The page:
Third in our collection of do-it-yourself camera support projects, we bring you my attempt at building a KrotoCrane camera jib, an easy-to-build camera support tool designed by Chad Bredhall. This one, made mostly of PVC pipe and electrical conduit tubing, is relatively inexpensive and can be made with easily-found parts, some which might be found at a school shop or garage. It should make a great project for student video producers, but as always, be careful cutting, drilling, and assembling the parts. There should be adult teacher supervision of younger students. It cost me about $50 to build, including some free electrical conduit we had on-hand in the KET shop, an old weight (4.5lb), and an inexpensive camera quick-release plate found at amazon.com. I did purchase some extra PVC parts. Your costs will vary depending on where you find the parts and what you have already on-hand that can be used. Our parts cost also doesn’t include the tripod; I used an older Manfrotto/Bogen 3030 with a 3063 head we had.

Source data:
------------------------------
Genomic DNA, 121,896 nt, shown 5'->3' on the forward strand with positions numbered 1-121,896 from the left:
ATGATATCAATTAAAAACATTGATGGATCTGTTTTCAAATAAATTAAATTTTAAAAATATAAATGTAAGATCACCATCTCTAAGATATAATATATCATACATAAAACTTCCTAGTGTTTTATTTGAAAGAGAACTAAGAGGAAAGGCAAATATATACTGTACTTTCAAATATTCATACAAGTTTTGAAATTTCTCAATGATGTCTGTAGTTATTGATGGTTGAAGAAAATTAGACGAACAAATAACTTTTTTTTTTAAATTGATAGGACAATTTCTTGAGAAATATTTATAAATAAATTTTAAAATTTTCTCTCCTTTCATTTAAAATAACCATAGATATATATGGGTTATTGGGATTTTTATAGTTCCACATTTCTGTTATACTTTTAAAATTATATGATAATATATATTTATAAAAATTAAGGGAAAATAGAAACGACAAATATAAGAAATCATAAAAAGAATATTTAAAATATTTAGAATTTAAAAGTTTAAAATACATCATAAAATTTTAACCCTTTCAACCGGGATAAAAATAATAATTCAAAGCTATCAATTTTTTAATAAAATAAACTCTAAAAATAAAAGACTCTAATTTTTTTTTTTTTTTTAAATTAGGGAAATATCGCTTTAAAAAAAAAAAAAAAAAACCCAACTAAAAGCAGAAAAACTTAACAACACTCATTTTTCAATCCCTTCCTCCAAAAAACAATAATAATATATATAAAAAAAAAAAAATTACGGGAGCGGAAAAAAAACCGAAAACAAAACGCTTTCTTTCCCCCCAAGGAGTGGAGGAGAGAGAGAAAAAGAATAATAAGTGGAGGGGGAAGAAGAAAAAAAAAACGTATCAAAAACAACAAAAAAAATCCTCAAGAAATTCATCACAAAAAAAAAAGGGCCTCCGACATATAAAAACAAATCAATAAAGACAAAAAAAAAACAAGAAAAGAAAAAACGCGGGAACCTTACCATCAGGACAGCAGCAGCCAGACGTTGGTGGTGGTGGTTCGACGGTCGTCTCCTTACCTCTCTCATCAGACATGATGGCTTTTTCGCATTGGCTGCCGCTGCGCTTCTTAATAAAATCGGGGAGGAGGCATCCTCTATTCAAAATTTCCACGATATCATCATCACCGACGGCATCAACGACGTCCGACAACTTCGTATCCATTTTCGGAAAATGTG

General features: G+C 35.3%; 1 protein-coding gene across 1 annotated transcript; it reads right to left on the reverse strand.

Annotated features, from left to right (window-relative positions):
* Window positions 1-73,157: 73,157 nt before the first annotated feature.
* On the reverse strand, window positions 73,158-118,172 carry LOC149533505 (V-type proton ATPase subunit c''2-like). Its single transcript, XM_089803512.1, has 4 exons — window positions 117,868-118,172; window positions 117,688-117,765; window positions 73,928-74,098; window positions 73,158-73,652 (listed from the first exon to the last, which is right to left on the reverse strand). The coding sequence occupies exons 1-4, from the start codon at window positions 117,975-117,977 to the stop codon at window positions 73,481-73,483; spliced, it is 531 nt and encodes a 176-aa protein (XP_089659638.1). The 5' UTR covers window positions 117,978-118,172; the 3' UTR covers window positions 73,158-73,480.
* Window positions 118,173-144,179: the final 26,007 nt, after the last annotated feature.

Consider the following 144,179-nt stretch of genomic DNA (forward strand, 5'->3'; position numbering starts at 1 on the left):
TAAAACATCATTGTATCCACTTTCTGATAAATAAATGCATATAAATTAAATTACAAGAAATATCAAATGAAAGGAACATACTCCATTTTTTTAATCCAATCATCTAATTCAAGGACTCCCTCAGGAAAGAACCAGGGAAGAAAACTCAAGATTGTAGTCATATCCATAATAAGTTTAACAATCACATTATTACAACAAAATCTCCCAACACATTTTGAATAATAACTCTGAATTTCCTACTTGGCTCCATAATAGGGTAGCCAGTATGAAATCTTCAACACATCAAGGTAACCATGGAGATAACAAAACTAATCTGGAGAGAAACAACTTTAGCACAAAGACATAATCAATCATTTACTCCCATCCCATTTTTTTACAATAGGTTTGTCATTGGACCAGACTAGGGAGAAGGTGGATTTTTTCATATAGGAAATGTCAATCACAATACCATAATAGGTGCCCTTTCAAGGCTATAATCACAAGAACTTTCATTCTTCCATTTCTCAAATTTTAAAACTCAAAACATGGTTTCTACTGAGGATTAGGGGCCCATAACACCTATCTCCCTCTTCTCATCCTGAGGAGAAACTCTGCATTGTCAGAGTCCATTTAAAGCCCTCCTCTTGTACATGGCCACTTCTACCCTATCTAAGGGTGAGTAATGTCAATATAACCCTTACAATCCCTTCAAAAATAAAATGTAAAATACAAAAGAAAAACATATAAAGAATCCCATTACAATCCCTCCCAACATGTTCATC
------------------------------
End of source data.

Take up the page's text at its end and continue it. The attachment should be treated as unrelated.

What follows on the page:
Here’s a video of some quick first moves made with the new jib and an Apple iPhone 5 camera. I noticed that I didn’t show the extreme vertical limits of the device, which can be made higher by extending the mounting tripod’s legs. I also noticed that the shot beginning and ending with the flower pot is overexposed when the camera rises over the deck’s plants. I left it that way to illustrate a challenge of shooting with an iPhone camera: if left to auto-adjust exposure, the (current) iPhone 5′s camera will adjust the iris accordingly, but in playback of the recorded video there are often noticeable light-glitches showing jumpy iris adjustment. Until the camera improves or an app comes along that fixes it, we need to lock the camera’s auto-focus and auto-exposure when shooting across variable lighting to avoid the problem. In the iPhone’s included camera app, locking both AF and AE is done with a long-press on viewing the chosen area you want to lock them to. There’s some trial and error required, but that’s part of the adventure, right?
Once I found the parts at a local hardware chain store and our Alex Cummings helped by cutting the conduit pipe and drilling the holes in our shop, it took me about and hour and a half to assemble the thing, maybe two hours. Maybe longer, I have to admit. It turned out pretty well though, considering that many of my efforts turn out like Homer Simpson projects.
Here’s a set of repeating views of the unit. The last slide is Chad Bredhall’s KrotoCrane instruction video that you can click to watch in the viewer. Slides should be swipeable on portable devices.